Presentation: Bennett and Agostinho: Learning Design Workshop
Ascilite Learning Design Workshop, 6th December 2009
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5 December 2009
Presentation slides by Sue Bennett and Shirley Agostinho
Sue and Shirley gave a brief introduction to the concept of learning design and the work that they have been doing as part of the AUTC Learning Design project. They then presented six learning designs which have been represented in their format (which is a mix of a graphical representation - based around the tasks, resource and support for an activity and a more detailed textual description). Participants were then given ten minutes to look through the designs and choose one to work on further, to adapt to their contexts. Participants then groups together with others who had choose the same design and started exploring how they could adapt it. In particular they were asked the following questions:
- What is your role (lecturer, educational designer, etc.)?
- What discipline do you teach or design for?
- Do you teach at/design for undergraduate level, postgraduate level or both?
- Which learning design did you select (case-based learning, predict-observe-explain, developing professional skills, iterative problem solving, online role play, stakeholder decision making)?
- Why did you select this learning design?
- Who are you designing for?
- What learning objectives or outcomes are you considering?
00:28 on 6 December 2009
When you looked through the six designs, did you understand them, what did you think? It helps to have something of your own to fix onto.
Common strategy appeared to be to read the designs and at the same time trying to contextualise them. What were the most useful aspect – the brief description and the graphical representation? The brief description helped you to immediately think if it’s relevant. Similarly the title can help identify it its relevant to you. Also the textual description helps to assess if its useful, the detail helps to clarify the design. Using it as an inspiration – the graphical representation had the right balance of summary and detail. Learning objectives and pedagogy rationale helped with final discussion in terms of choosing a final design. Similarly the resources can be very helpful in terms of being concrete, concrete examples I can use.In their groups they shared their indivudal contexts. Would have found it useful to be able to to distinguish between resources produced by the teacher and the students and also to show indivudal verses group-based tasks. Some confusion between what is a resource and what is a support. Would find it helpful if the designs include a key which indicates what each of the terms mean - like task, resource and support. One participant created a column alongside the graphic to annotate and add additional context. Would be good to include a contextual case study for each of the learning designs. But for others they felt that a case study would narrow their thinking, it would be too specific. It's important to be creative in going from the general design to their own specifc context. This balance between generic and detailed context is a well known issue in learning design research.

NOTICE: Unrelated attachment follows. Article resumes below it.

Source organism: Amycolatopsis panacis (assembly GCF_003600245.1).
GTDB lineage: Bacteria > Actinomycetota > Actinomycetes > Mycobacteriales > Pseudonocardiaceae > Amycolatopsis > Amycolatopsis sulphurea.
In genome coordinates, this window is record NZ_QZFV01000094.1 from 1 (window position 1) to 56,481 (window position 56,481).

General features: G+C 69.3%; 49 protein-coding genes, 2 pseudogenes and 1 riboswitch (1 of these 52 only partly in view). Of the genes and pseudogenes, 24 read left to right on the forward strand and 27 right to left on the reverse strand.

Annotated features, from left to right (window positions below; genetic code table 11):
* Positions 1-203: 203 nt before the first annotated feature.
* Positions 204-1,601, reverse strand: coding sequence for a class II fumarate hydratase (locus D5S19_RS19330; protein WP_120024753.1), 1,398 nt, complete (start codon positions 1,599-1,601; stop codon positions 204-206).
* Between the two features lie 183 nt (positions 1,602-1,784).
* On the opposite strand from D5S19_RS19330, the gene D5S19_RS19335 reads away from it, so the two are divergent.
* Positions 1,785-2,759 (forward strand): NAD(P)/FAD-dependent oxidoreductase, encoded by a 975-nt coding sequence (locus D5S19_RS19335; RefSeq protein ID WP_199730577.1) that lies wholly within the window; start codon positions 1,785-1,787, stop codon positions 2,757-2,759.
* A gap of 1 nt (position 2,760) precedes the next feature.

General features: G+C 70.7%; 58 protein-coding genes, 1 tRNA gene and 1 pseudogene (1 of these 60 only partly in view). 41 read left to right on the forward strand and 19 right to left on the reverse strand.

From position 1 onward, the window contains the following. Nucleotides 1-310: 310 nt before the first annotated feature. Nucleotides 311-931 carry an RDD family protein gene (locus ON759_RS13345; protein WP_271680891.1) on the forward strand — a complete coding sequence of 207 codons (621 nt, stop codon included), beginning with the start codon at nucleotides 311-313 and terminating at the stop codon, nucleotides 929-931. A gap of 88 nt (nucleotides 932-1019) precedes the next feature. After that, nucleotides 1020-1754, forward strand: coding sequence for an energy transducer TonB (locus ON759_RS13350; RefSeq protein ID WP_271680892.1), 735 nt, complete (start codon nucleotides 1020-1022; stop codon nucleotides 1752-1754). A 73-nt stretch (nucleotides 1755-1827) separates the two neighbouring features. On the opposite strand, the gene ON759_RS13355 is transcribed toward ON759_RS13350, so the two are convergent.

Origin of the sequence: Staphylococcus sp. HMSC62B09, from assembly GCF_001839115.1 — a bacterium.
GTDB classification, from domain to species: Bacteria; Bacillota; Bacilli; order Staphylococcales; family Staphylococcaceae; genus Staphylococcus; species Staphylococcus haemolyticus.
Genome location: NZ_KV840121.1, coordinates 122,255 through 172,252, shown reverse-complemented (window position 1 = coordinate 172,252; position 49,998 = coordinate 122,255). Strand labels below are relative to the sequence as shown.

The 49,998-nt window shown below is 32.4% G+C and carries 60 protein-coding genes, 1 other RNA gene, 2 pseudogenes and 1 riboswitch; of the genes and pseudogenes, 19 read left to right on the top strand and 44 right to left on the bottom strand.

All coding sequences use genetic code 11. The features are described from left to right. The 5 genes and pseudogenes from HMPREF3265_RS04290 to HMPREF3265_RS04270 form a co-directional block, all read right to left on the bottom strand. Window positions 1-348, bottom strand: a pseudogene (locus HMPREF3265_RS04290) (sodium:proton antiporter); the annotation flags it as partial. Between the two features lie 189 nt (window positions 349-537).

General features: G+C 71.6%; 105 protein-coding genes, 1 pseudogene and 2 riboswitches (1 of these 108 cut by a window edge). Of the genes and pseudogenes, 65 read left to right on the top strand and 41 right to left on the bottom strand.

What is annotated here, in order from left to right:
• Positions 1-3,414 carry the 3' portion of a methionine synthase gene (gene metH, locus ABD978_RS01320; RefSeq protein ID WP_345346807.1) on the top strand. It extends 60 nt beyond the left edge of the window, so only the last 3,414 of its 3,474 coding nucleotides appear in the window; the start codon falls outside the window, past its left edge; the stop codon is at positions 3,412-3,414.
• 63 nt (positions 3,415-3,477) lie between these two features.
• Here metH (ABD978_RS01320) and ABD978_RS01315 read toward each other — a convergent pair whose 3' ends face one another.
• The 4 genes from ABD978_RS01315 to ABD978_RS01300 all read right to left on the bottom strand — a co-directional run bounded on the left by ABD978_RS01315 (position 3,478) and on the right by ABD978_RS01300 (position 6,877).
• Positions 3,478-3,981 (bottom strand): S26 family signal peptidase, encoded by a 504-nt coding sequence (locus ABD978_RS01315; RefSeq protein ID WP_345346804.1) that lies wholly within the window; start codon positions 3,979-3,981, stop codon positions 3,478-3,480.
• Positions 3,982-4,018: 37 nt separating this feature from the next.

One example of a redesign of the case-based learning design
Trying to address a problem: Business management first year, students don’t come to tutorials, force field analysis is an important concept introduced to students that they have problems with and the tutorials can help them gain a better understanding. Students need to understand where the forces are and how they can manage change within their organisation. I could see that the case-based learning design fitted well with this scenario. There are many case studies around this topic. Get students to look at some case studies with their solutions. Then come together, perhaps online, and pull out some of the treads across these case studies. Followed the design quite closely. Could come up with proposals and then swap these which another group and play devils advocate.
00:51 on 6 December 2009 (Edited 00:55 on 6 December 2009)